No verb for to eat in the Romance languages is directly derived from the standard classical-Latin verb eděre (the infinitive was also ēsse), from which is derived English edible, and with which English eat is cognate.
The Latin verb coměděre/comesse, a compound of the intensive prefix com- and of the verb eděre/ēsse, originally meant to eat up entirely, and came to be used in the neutral sense of to eat. It is the origin of the French adjective and noun comestible, meaning edible, and of the Spanish and Portuguese verbs comer, to eat.
But to eat in the other Romance languages is manger in French, menjar in Catalan, mânca in Romanian and mangiare in Italian. These verbs are from Latin mandūcāre, itself a lengthened form of manděre, to chew. Because of its connotation of chomping, mandūcāre was originally found mainly in Latin comic and satiric writings. In fact, this verb is from manděre through the noun mandūcus, literally a guzzler, also a ludicrous masked figure representing a person chewing, used in processions and in comedies to excite merriment.
mandūcus – from Dictionnaire illustré latin-français (1934), by Félix Gaffiot
However, mandūcāre too came to be used in the neutral sense of to eat; according to the Roman biographer and historian Suetonius (circa 69-circa 150 AD), the Emperor Augustus himself wrote the following in a letter to his stepson Tiberius:
duas bucceas manducavi (I ate two mouthfuls)
The noun buccĕa, mouthful, used by Augustus, is from bucca, which originally denoted the cheek puffed or filled out in speaking, eating, etc. It came to mean the mouth, eventually replacing the classical-Latin noun ōs–ōris (cf. English words such as oracy, oral and oracle).
(Similarly, the familiar French verb bouffer, to eat (greedily), originally meant to puff one’s cheeks out.)
From Latin bucca, mouth, French uses bouche, Spanish, Portuguese and Catalan boca, and Italian bocca.
Alone in the Romance languages, Romanian uses gură, from Latin gŭla, which meant throat, gullet, palate, mouth, and by extension gluttony, gourmandising. This Latin word has also survived in French gueule, which denotes the mouth of an animal, and is an offensive term for a person’s mouth.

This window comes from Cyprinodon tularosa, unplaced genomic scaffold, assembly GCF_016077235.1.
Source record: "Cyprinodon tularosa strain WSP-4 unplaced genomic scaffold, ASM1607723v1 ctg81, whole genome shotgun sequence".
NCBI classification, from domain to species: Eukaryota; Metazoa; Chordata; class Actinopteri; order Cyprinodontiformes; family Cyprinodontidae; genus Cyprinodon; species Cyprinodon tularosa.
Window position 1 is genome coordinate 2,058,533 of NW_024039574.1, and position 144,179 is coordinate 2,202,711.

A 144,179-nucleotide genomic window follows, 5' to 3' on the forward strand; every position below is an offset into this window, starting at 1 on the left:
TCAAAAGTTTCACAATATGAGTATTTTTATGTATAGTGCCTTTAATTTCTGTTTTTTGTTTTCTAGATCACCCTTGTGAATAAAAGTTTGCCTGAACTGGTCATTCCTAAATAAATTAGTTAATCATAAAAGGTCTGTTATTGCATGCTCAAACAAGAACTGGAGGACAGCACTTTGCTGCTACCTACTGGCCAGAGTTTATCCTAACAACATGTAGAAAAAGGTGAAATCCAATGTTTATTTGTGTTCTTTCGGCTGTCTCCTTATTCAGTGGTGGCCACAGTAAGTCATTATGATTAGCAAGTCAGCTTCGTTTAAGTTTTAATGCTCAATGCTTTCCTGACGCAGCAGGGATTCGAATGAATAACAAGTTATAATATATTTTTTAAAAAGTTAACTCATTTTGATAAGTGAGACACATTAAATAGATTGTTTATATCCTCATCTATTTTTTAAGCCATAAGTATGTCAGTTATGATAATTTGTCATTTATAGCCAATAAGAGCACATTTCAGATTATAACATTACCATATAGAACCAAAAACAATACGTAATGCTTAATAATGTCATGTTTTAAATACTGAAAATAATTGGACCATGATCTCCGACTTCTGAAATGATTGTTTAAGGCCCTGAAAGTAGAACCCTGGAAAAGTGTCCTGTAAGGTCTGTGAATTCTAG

As József Herman explained in Le latin vulgaire (Presses Universitaires de France, 1967), these linguistic facts show that, in Latin, short words having complicated irregularities in their forms, such as eděre/ēsse and ōs–ōris, eventually gave way to simpler alternatives with more regular patterns and longer phonetic individualities, such as coměděre/comesse, mandūcāre and bucca. The latter were also more colourful and forceful.
For example, the verb eděre/ēsse was irregular and included several monosyllabic forms, some of which being identical to inflections of the verb to be (the infinitives were ēsse (with long e), to eat, and ĕsse (with short e), to be). Moreover, the opposition between long and short vowels eventually ceased to be distinctive.
In addition to these drawbacks, writes Joseph B. Solodow in Latin Alive: The Survival of Latin in English and the Romance Languages (Cambridge University Press, 2010), eděre/ēsse must have appeared weak in content, without force or flavour. The preferred words, coměděre/comesse and mandūcāre, were more colourful than eděre/ēsse: they presented to speakers a vivid image in place of a neutral term.
Until, they themselves, from steady use, became ordinary too…
The French verb démanger, to itch, is a compound of the intensive prefix dé- and of the verb manger; it literally means to eat up.)